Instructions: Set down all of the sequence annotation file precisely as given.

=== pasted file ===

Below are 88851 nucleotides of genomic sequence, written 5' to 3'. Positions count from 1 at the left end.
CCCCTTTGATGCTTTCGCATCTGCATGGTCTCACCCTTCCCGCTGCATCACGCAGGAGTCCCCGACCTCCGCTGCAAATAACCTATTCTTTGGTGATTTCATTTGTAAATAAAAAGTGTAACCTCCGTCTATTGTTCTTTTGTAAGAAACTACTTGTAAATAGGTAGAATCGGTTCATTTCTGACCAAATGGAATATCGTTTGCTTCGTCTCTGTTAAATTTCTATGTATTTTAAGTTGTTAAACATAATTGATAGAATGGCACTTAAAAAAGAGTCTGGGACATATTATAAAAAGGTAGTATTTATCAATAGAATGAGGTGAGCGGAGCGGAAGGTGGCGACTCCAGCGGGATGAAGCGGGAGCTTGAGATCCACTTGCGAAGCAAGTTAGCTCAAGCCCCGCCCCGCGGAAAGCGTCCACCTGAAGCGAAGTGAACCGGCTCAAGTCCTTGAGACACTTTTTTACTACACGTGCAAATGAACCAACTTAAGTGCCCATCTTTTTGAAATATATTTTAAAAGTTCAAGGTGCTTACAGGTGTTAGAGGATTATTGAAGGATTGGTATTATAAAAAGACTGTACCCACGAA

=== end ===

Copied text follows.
Below are 88851 nucleotides of genomic sequence, written 5' to 3'. Positions count from 1 at the left end.
CCCCTTTGATGCTTTCGCATCTGCATGGTCTCACCCTTCCCGCTGCATCACGCAGGAGTCCCCGACCTCCGCTGCAAATAACCTATTCTTTGGTGATTTCATTTGTAAATAAAAAGTGTAACCTCCGTCTATTGTTCTTTTGTAAGAAACTACTTGTAAATAGGTAGAATCGGTTCATTTCTGACCAAATGGAATATCGTTTGCTTCGTCTCTGTTAAATTTCTATGTATTTTAAGTTGTTAAACATAATTGATAGAATGGCACTTAAAAAAGAGTCTGGGACATATTATAAAAAGGTAGTATTTATCAATAGAATGAGGTGAGCGGAGCGGAAGGTGGCGACTCCAGCGGGATGAAGCGGGAGCTTGAGATCCACTTGCGAAGCAAGTTAGCTCAAGCCCCGCCCCGCGGAAAGCGTCCACCTGAAGCGAAGTGAACCGGCTCAAGTCCTTGAGACACTTTTTTACTACACGTGCAAATGAACCAACTTAAGTGCCCATCTTTTTGAAATATATTTTAAAAGTTCAAGGTGCTTACAGGTGTTAGAGGATTATTGAAGGATTGGTATTATAAAAAGACTGTACCCACGAA